Check smoke alarms
The first thing to do is to ensure you have a working smoke alarm on every level of your home (basement included). In addition, the NFPA recommends that you have a smoke alarm inside every bedroom and that you test your alarms at least once per month. If you’ve never tested your alarms, get the kids involved so they learn what your alarms sound like; that way, if the alarms ever do go off, the kids will know right away how to respond. Be sure to check the date on your smoke alarms as well, since any alarm more than 10 years old really should be replaced.
Plan escape routes
The next thing to address with the family is the best escape plan, should a fire start in your home. You’ll want to go over this plan with the family and you’ll want to make sure you can find two ways out of every room in the house. Although a fire is a tragedy and can be extremely destructive, you can turn the experience of being prepared into a fun game to play with the kids, as you challenge them to find the different ways out of each room. Once you’ve identified your plan, be sure to include a meeting place that is located outside your home, but that is far enough away that it will keep the whole family out of danger.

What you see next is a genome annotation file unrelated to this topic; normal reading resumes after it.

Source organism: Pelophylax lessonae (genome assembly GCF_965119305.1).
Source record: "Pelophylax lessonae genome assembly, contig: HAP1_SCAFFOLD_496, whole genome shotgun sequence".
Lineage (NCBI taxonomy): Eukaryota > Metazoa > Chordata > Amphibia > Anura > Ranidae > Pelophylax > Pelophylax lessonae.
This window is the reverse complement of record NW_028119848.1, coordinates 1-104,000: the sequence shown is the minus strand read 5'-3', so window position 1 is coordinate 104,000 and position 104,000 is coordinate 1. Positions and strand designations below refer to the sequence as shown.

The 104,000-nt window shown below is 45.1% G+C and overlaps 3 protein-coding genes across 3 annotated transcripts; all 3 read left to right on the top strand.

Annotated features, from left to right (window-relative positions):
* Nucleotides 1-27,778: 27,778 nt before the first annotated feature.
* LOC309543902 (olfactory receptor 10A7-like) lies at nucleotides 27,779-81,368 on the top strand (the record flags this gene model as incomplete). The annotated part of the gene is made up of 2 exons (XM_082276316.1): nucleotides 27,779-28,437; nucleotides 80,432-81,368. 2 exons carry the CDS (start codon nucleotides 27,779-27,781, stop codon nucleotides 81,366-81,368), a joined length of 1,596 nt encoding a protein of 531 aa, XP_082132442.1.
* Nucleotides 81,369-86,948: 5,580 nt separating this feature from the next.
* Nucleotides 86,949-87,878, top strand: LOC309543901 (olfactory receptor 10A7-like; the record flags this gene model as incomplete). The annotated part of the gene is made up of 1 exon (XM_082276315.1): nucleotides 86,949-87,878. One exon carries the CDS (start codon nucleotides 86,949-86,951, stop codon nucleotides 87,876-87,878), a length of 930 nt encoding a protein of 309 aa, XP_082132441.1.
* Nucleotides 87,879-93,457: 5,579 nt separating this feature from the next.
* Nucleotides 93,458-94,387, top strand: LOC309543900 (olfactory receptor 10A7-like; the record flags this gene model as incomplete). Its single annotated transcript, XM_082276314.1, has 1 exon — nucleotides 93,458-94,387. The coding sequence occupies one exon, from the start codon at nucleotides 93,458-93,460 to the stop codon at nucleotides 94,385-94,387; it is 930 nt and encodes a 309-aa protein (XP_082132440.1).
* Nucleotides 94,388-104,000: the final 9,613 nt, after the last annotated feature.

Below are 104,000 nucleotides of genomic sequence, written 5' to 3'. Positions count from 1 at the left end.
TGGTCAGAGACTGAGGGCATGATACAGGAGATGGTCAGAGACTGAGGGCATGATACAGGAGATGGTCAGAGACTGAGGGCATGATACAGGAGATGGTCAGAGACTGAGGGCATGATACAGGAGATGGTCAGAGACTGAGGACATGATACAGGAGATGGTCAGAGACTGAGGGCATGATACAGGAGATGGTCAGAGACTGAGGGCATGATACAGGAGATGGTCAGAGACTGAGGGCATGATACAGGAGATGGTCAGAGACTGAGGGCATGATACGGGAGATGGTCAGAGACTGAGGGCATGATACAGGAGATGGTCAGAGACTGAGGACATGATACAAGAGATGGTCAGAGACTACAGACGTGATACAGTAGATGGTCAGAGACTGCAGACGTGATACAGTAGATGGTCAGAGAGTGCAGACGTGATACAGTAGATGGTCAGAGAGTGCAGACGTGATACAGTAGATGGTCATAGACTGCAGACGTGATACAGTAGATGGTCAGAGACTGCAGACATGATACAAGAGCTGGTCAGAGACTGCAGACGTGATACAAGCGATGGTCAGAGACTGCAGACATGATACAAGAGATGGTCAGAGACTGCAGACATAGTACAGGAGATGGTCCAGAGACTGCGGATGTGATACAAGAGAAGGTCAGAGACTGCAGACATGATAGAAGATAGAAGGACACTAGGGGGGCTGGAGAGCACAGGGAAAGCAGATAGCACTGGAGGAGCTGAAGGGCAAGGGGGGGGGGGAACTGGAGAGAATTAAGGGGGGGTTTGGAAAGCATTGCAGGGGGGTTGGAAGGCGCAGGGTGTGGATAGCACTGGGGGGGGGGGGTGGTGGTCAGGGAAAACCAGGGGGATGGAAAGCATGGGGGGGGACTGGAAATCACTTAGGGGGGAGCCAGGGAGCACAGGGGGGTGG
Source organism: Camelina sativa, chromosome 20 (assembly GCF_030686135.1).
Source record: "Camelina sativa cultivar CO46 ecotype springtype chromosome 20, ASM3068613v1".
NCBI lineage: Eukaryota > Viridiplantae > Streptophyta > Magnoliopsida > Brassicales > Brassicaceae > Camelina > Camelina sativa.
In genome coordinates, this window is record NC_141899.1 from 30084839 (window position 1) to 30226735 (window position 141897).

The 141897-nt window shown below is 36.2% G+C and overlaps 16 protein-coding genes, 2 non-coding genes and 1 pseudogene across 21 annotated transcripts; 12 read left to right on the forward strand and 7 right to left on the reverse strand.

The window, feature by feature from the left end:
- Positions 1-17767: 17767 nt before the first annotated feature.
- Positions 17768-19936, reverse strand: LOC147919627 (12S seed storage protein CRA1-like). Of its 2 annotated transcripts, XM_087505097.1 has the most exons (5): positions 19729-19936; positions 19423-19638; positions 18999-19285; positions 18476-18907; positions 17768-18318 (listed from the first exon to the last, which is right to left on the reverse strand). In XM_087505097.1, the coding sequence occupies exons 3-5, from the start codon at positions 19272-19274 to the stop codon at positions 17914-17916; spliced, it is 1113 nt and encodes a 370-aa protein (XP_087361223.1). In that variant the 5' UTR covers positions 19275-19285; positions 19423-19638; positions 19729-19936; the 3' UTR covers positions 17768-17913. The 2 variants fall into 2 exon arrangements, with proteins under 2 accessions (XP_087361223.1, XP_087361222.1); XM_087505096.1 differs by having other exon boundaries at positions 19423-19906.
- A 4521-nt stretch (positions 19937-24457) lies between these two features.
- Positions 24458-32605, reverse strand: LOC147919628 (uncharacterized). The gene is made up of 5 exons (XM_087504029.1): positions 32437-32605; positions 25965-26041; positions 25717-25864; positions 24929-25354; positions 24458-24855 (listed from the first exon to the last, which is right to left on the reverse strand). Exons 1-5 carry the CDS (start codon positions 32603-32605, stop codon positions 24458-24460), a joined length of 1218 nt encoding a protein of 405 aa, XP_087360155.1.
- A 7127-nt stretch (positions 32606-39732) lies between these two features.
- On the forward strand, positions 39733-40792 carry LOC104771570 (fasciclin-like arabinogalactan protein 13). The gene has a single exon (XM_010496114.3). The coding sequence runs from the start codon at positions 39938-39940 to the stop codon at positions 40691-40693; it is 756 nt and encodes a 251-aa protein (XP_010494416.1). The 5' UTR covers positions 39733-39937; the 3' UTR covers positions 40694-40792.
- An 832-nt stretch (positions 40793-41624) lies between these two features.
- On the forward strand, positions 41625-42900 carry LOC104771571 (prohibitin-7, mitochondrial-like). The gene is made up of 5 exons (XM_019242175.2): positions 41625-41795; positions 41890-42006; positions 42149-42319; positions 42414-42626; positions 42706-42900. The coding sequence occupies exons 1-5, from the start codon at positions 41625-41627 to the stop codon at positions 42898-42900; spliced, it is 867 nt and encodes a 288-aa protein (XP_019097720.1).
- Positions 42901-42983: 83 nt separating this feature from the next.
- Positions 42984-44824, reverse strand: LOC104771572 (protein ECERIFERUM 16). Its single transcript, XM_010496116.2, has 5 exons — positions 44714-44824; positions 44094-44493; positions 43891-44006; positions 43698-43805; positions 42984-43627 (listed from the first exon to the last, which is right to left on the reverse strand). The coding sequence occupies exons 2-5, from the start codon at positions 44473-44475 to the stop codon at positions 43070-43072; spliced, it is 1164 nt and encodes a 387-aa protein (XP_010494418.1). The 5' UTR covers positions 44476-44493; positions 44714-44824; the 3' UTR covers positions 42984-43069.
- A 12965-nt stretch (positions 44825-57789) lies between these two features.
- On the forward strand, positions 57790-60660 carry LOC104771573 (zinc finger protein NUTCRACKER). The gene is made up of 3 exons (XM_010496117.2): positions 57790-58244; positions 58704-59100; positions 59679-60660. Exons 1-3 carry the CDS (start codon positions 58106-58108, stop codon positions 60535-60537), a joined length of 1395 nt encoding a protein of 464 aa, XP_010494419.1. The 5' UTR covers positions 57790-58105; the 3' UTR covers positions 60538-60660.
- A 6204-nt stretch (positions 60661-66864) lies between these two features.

Practice fire drills
Once you’ve identified your escape route and meeting place, it’s time to have a fire drill with the family. Test the alarms, and have everyone run the drill as though a fire was actually happening. One the family is safely at the agreed-upon meeting place, be sure to go over the next steps, which include calling the fire department and making sure everyone else is safe. It’s also a good idea to have a fire drill twice a year, that way your whole family knows right away how to respond, should a fire actually happen.
Think your family is ready? Take this fire prevention week quiz with the kids to ensure everyone knows how to stay safe!